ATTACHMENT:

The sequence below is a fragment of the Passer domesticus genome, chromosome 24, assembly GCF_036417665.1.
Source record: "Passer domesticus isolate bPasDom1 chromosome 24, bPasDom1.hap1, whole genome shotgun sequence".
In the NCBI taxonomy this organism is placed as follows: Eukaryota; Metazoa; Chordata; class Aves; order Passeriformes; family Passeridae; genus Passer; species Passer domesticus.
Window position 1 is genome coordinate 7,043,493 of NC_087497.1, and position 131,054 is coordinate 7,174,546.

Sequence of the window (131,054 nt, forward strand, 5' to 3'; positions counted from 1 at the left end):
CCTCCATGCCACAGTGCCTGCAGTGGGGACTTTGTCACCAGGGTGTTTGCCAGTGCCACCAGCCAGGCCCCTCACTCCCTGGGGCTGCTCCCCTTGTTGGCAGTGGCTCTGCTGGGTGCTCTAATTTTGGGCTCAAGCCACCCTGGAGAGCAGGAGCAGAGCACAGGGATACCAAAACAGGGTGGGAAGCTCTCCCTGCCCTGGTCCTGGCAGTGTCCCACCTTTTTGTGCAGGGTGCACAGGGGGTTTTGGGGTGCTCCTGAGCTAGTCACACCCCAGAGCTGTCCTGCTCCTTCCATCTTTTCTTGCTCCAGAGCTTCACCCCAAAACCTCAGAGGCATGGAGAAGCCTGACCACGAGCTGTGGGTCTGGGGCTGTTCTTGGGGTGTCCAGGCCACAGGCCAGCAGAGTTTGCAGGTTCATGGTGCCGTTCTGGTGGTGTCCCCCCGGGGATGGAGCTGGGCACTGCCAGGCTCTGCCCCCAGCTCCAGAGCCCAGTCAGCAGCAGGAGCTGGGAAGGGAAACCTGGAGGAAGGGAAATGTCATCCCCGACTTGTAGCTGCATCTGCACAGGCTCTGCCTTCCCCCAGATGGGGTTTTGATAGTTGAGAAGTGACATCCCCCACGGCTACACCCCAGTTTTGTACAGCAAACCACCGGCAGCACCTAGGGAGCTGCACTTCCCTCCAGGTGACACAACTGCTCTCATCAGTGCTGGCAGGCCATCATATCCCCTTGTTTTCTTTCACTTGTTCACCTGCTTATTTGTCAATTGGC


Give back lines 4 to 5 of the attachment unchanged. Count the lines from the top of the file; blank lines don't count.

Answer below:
Window position 1 is genome coordinate 7,043,493 of NC_087497.1, and position 131,054 is coordinate 7,174,546.

Sequence of the window (131,054 nt, forward strand, 5' to 3'; positions counted from 1 at the left end):